I ate my first gordita in Houston right before we moved to Dallas. I never saw a gordita on a menu again until we moved to Atlanta. No gorditas in Dallas. None in Los Angeles. Actually, none in Atlanta! I found a gordita in a tiny spot in Cumming. Have you been there yet? It's called Taco Mexico.
You might think I'd forgotten all about the gordita in the twelve years I went without. Nope. But why I never thought to try to make one of my own, I don't know.
Here are the gorditas I had at Taco Mexico on Thursday night.
But I admit, if I'd only followed the recipe, I think I would have quit after my use of the tortilla press went south and definitely when I burned them! (Don't look for the tortilla press instruction in the recipe, I'm not giving them to you! It was a disaster!)
I'm going to tell you everything you need to know to make a successful batch the way I did it. I'm sure there are other ways. I think they were better than Taco Mexico's! Although for $4.95 and no work, there will be days that Taco Mexico will trump mine!
Dad went to our local Mexican market and bought some fresh masa.
Five pounds for $2! You can't beat that!
I want you to watch two videos. The first one is a lady in Mexico making sopes, a variation on a gordita. Her "patting" method saved me because the cookbook I was relying on had another method that was ineffective for me. The second video is just plain funny!
Now because Cecelia is making sopes, her method after the initial cooking on the grill is where we parted ways. After you cook gorditas on the griddle, you deep fry them which Cecelia does not. I'm suggesting that you watch this video for her dough kneading and patting methods. But feel free to use the dough recipe below and follow Cecelia's lead all the way through her video! Sure wish I could write to her and tell her how much she helped me!
Love the mariachis! But what is the guy thinking? He talks to and toasts the lovely Maria but the "special guest"? He nearly smacks her in the face after he drinks his tequila! I feel sorry for her! I want to go give her a big hug! Just watch the second video for the comic relief.
The cooking of the gorditas is a two-method process. I cooked mine on the grill like the first video and they're "done" when they look like this:
You see how they are cooked on the flat side but still doughy on the edges? That's what you want. Note: This also shows something you don't want but is easily fixed. Do you see the cracks on the side of my dough? My dough was too dry. Next time I will add a little more water so they'll be smooth like Cecelia's in the video. Luckily, the taste and texture were not adversely affected.
The second step involves a skillet and 1/2 inch of oil. You deep fry for 45 seconds and then drain them. Slice them open, stuff them with whatever you like and eat! Delicious! We stuffed some with shredded pork and some with beef fajitas. You can stuff then with whatever you like. I'll give you the recipe for the gorditas and some serving suggestions but let's hold on the fajita recipe and save that for another day. OK?
adapted from Cecilia in Ixtapa, Guerrero Mexico (watch her every move!) and Rick Bayless' Mexico One Plate at a Time recipe on page 42-44 and the Q&A section on pages 49-50
1 pound (2 cups) fresh smooth-ground corn masa for tortillas (Ask at your Mexican market, ours carries it every day. They don't have a website but it's the carniceria near the Walmart on Atlanta Highway.)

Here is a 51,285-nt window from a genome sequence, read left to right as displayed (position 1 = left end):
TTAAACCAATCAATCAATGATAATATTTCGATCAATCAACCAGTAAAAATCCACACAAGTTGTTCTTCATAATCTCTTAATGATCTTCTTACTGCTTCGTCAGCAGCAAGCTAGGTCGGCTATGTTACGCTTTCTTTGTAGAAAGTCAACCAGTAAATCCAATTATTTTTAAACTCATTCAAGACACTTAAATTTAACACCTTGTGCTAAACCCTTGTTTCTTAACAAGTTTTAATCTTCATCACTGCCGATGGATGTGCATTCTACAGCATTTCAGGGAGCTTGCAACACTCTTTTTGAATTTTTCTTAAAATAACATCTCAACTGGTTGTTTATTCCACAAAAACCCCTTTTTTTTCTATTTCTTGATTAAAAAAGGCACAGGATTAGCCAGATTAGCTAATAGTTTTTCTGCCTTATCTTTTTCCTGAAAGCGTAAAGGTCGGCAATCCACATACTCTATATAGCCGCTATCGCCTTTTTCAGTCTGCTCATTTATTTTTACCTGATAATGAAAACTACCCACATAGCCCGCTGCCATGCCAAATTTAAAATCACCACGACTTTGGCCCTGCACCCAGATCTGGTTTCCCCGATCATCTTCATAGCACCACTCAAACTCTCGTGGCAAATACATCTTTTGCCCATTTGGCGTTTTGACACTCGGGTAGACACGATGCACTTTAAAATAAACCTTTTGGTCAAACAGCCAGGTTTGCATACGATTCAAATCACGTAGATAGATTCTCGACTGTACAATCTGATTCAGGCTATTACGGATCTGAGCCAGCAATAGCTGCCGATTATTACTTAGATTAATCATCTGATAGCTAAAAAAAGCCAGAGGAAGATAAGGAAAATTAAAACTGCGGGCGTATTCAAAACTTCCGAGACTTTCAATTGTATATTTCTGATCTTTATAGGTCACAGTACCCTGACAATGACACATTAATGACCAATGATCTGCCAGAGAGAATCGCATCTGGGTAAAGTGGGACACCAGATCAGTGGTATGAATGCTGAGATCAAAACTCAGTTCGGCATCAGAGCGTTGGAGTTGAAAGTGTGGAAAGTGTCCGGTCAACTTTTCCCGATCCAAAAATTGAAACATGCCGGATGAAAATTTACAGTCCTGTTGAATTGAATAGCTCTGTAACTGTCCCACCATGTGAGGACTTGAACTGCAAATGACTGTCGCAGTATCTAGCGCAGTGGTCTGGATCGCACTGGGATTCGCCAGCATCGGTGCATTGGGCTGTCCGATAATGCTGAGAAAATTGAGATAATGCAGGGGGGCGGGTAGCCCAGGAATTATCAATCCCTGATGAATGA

1/3 cup all-purpose flour
1 scant teaspoon baking soda
3/4 teaspoon salt
Knead the masa in a bowl and add a little water until you get the consistency of soft cookie dough. Then knead in the rest of the ingredients. Divide the dough into 10 equal portions (55 grams each, I used my scale; you can eyeball it if you want!) and roll each portion into balls. Cover with plastic wrap to keep them from drying out.
Heat up your well-seasoned cast iron flat griddle plan or a cast iron skillet or a non-stick skillet over medium heat. Pat your dough balls one at a time to about 4 inches in diameter or 1/4 inch thick and add them to the skillet. You will cook them about a minute on each side.You're looking for them to be lightly browned and crusty on the top and bottom and uncooked on the edges. Move them to a plate one by one when they are done.
Add 1/2 inch of vegetable oil to a deep, heavy skillet or a saucepan and heat it over medium heat to 350 degrees. It's great if you have a deep-fry thermometer but I don't. I had a tiny bit of extra dough leftover so periodically I would toss a tiny bit in the skillet. When it bubbles, you're ready. Cook your gorditas one at a time, for 15 seconds on side one, then turn and finish cooking for a total of 45 seconds. You are looking for a crisp outside, not a browned outside. You might notice that some of them puff a little during the cooking process. This is great but the ones that don't puff are great too. Drain on paper towels.
Once they're all fried, take a small knife and cut a slit in the thin edge of each about halfway around its circumference, opening a pocket.
Fill each with about 1/4 cup of meat or egg of your choice, chopped onion and cilantro or pico de gallo, a little dollop of Mexican crema or sour cream, and a sprinkle of Cotija or other dry grating cheese like Romano or Parmesan. Enjoy!
P.S. I still have 3 pounds of fresh masa! My friend Lauri Polunsky made gorditas too and she used this recipe. I might just try it!!
P.P.S. The cookbook said to make the gorditas right before serving, never the day before. Yet I saved the two that were leftover to see if I could still use them the next day. Since you missed the gordita dinner, I served them to you for breakfast, remember? You could only eat one, so I ate the other and I felt they lost very little of their original texture. Pop them in the toaster on a low setting to reheat or wrap in a damp towel and put them in the oven on 350 for about 5 minutes or until warmed through.